Committed to learning from the start

    The GEM project team and its donors were committed to pinpointing what aspects of the microfranchising model would work with young girls in Nairobi, Kenya. Researchers from Innovations for Poverty Action (IPA), The World Bank and Population Council all expressed interest in conducting rigorous evaluations alongside the project. Shortly after the beginning of the project, a research agenda was identified and designed. Overall, the GEM project provides girls aged 16-19 with a package of support that includes: basic life skills and business training conducted by local partners; franchise-specific training conducted by the local businesses that agreed to operate, or were already operating, a franchise model; mentoring; and IRC’s startup support of business-related assets and initial stock supply. The World Bank, Population Council, and IPA worked together to establish a baseline, and then, using a randomized control trial (RCT) evaluation design, planned to conduct a midline and endline evaluation of Year One. Through a randomized selection of applicants, 244 girls composed the treatment group while 100 girls composed the control group. Ozier stated that the research was meant to answer two questions:  

    1. Measuring “process outcomes”—Do participants actually go through the program as the implementers intended?

    2. Measuring “economic outcomes”—Are participants working, earning, spending, and saving more, and are they more food secure?

    Roadblocks ahead

    Not far into Year One, the project was immediately confronted with a number of hurdles. For example, because the impact evaluation was designed at the outset of the program and not hand-in-hand, research partners did not initially establish a relationship with the local implementing partners who were the keepers of the data, so access to the information was initially very challenging. Tracking program applicants in an urban area was really difficult due to high mobility among youth, especially girls within this particularly age group, which was not accounted for. This also led to very low retention. Attrition was close to 50 percent for the first year of the program from girls who started training to girls who ended up starting businesses. To make matters worse, changes in the local market were unpredictable and sometimes detrimental to franchises in the program. In sum, Year One did not allow a large enough sample to be able to tell anything conclusively.  

    Despite the inconclusive findings, the project team and the local business partners helping to enfranchise the girls felt that the learning generated was invaluable. On the positive side, two of the local businesses were making profits, along with the young business owners. While one business did drop out after Year One (because it was barely breaking even and the product was not particularly marketable in the new areas it was targeting), based on the benefits they observed from the program, the business did decide to expand the training programs it was providing to include more youth. From this perspective, a number of achievements were made that would not have happened without the intervention.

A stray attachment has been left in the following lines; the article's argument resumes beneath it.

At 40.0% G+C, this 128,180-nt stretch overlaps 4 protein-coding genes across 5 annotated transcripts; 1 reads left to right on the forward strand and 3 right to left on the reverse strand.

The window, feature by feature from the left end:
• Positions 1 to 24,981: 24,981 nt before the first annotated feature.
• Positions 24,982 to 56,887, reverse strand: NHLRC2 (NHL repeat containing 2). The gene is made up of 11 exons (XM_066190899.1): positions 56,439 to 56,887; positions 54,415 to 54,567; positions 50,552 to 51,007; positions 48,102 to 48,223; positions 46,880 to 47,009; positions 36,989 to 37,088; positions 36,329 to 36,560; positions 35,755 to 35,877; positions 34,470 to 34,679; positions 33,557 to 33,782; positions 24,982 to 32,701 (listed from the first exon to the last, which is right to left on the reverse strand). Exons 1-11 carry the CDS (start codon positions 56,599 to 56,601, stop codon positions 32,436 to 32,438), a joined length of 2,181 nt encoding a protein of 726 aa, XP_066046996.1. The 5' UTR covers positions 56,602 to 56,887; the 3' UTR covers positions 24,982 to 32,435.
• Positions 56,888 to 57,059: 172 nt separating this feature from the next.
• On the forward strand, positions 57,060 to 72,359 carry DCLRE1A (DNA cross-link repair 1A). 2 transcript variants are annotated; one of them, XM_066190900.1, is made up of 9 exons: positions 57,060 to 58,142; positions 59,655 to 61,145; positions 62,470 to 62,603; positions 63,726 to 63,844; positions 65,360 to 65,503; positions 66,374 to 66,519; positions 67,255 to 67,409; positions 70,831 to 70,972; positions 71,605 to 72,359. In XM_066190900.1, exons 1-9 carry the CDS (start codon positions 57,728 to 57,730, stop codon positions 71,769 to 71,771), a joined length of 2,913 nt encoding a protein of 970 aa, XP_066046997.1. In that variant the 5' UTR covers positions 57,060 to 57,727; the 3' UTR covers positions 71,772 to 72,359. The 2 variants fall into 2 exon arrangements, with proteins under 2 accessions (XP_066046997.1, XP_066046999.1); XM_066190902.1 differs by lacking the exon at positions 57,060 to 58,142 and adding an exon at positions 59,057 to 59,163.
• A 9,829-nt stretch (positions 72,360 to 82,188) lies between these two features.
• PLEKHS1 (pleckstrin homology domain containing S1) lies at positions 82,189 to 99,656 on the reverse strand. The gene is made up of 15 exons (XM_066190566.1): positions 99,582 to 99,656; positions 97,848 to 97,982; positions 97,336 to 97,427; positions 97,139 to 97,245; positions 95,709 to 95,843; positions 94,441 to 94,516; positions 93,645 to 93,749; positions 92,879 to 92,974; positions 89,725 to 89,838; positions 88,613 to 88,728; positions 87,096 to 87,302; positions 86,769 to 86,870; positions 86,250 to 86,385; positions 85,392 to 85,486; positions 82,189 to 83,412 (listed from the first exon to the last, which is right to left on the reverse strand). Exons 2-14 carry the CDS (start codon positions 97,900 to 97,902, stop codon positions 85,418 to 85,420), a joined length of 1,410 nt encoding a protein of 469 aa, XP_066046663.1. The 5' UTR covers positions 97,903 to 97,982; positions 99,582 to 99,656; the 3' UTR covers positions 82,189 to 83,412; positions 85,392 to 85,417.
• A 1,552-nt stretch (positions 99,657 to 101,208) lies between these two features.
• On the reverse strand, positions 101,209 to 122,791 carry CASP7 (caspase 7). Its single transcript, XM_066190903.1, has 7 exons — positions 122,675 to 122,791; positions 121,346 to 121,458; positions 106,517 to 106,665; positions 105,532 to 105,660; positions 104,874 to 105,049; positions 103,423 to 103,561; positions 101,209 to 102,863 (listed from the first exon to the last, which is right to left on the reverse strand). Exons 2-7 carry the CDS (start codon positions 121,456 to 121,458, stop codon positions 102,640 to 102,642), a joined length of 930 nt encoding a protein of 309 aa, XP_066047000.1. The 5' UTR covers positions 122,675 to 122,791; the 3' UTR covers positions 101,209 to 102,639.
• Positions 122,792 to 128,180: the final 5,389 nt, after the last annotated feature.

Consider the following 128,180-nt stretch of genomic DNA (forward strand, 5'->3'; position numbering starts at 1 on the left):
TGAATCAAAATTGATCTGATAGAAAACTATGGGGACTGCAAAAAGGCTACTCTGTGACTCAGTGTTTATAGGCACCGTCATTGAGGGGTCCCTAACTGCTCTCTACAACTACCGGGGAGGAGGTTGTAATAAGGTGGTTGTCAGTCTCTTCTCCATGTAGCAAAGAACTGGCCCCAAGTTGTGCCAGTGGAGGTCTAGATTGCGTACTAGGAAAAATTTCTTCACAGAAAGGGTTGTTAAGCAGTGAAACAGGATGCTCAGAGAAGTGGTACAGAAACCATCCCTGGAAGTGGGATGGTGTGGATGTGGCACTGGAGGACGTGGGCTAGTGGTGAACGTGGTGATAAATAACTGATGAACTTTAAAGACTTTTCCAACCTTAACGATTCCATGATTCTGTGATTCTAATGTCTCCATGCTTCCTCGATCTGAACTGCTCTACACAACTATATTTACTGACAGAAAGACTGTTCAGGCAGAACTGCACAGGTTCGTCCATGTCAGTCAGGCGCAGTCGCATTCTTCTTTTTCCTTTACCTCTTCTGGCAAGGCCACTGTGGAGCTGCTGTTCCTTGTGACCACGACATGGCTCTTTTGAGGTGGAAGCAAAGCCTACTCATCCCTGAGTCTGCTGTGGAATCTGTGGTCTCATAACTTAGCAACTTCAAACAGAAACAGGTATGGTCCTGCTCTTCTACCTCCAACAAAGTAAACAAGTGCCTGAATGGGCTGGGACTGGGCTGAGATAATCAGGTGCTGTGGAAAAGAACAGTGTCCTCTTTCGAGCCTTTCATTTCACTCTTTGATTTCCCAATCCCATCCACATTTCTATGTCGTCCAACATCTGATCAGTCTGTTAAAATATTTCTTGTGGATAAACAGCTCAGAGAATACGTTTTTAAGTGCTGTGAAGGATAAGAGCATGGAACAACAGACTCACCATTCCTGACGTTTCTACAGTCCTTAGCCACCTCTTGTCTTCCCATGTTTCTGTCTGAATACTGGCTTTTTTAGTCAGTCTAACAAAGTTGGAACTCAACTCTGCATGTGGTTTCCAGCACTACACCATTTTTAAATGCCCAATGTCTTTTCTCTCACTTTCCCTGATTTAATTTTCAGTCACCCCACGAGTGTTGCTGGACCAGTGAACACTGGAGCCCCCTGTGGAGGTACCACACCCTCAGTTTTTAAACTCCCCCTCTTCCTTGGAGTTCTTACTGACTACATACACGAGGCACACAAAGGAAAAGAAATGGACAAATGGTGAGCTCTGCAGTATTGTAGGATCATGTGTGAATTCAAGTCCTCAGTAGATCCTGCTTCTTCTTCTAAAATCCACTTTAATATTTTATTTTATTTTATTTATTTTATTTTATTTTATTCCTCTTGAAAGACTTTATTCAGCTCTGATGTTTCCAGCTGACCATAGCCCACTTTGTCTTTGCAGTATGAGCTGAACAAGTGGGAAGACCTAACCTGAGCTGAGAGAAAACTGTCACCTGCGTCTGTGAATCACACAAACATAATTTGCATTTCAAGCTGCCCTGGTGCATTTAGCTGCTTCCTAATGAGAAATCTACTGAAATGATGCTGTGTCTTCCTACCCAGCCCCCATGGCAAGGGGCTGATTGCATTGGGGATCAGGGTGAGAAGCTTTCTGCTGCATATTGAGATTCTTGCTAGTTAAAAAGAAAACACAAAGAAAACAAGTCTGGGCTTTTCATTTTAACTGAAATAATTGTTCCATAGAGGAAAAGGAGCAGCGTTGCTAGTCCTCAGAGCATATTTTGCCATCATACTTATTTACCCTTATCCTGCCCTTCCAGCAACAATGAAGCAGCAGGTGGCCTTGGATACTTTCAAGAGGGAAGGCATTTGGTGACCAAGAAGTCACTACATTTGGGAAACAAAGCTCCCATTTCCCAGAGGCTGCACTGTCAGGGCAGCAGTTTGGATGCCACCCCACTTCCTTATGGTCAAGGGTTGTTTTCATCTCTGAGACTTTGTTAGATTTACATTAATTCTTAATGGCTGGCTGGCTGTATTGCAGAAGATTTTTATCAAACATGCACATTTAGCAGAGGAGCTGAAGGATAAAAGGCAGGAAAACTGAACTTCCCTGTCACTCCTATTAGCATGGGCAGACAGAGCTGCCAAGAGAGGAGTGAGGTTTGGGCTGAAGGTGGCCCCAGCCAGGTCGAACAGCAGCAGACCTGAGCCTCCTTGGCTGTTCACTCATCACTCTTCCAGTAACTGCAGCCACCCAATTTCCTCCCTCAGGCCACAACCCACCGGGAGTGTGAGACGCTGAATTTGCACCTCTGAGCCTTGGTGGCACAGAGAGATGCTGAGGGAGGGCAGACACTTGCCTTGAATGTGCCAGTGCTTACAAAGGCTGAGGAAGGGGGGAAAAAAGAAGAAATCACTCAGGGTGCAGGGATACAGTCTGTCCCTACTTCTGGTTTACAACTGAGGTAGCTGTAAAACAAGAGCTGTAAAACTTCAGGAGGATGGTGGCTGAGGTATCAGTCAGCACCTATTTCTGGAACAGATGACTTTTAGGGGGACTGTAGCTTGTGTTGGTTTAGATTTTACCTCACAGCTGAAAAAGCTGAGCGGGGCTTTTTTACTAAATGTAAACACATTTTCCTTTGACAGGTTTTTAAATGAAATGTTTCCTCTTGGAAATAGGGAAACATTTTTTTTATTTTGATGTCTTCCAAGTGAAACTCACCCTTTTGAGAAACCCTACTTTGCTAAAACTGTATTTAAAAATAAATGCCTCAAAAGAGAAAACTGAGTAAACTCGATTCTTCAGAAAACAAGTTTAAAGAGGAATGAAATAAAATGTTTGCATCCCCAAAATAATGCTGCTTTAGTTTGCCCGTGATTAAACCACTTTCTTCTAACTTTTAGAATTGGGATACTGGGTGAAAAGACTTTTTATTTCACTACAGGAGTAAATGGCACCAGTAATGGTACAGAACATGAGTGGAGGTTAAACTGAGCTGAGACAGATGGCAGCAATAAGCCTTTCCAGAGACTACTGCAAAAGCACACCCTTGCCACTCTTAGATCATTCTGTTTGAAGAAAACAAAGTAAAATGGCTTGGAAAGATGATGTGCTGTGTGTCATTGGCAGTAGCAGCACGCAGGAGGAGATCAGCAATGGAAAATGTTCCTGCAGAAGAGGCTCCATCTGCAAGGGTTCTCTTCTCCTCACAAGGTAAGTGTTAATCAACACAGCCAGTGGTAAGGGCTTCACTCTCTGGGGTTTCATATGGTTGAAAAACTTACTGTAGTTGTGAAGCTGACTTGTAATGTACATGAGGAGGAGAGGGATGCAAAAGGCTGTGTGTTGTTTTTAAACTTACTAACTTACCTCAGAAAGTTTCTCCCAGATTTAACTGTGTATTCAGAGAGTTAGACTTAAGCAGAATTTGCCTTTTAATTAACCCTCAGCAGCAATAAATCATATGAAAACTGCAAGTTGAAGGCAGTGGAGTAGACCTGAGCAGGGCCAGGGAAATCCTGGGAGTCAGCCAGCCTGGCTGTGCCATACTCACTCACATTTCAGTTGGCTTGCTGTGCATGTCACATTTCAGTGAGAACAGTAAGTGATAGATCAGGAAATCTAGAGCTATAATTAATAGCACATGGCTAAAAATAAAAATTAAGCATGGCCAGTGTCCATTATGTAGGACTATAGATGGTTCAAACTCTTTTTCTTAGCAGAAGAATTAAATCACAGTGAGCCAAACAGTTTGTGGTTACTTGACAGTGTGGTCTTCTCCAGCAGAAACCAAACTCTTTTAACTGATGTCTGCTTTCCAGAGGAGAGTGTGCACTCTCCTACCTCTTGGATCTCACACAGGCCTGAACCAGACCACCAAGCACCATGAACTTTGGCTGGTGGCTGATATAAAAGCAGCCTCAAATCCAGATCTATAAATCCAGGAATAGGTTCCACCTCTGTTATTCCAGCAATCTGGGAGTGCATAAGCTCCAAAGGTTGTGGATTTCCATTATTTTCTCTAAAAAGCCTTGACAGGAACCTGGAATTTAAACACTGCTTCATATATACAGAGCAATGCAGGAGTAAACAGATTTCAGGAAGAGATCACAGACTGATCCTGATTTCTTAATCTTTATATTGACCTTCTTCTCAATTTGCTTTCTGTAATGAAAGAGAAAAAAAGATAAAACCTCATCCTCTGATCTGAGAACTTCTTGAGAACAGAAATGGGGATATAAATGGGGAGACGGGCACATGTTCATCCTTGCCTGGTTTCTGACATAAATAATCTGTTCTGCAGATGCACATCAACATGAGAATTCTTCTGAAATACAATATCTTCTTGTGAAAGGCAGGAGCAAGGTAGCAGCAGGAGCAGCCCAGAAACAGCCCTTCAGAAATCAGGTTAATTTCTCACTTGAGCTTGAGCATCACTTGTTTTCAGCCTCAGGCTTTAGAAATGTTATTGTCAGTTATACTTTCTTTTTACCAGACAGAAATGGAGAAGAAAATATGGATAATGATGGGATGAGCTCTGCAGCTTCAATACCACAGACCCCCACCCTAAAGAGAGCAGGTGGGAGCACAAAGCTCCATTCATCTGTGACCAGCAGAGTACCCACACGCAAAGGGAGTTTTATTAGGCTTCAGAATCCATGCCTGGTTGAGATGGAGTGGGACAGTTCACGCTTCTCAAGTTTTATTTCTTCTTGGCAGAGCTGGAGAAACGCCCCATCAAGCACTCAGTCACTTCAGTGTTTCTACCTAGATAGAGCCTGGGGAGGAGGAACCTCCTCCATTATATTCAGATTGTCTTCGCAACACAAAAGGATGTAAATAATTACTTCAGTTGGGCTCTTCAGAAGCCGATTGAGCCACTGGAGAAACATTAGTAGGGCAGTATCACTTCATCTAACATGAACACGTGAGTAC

Learning from “failure”

    Instead of trying to sweep their problems under the rug, the project team is energized to start fresh in Year Two. In addition to integrating cash transfers into its design, the team would like to test whether “flooding the market” with new franchises has effects, either positive or negative, on local business community. The data collection methods are now more streamlined (including application roll-out and not all at once), and while one business had to drop out of the program, it plans to expand its training program for adolescent girls in rural areas as a result of their experience. The other two businesses are making a profit and are enthusiastic about the project’s continuation. The GEM team is looking forward to sharing impact-level data from the project by the end of 2014 and expanding its reach of microfranchising for girls and boys in Kenya, engaging new businesses and new beneficiaries. 

  10. Ask & Answer | USAID Learning Lab →

    New feature - crowdsource questions and answers on a specific topic to reduce burden on “experts,” facilitate connections in a community, and diversify perspectives.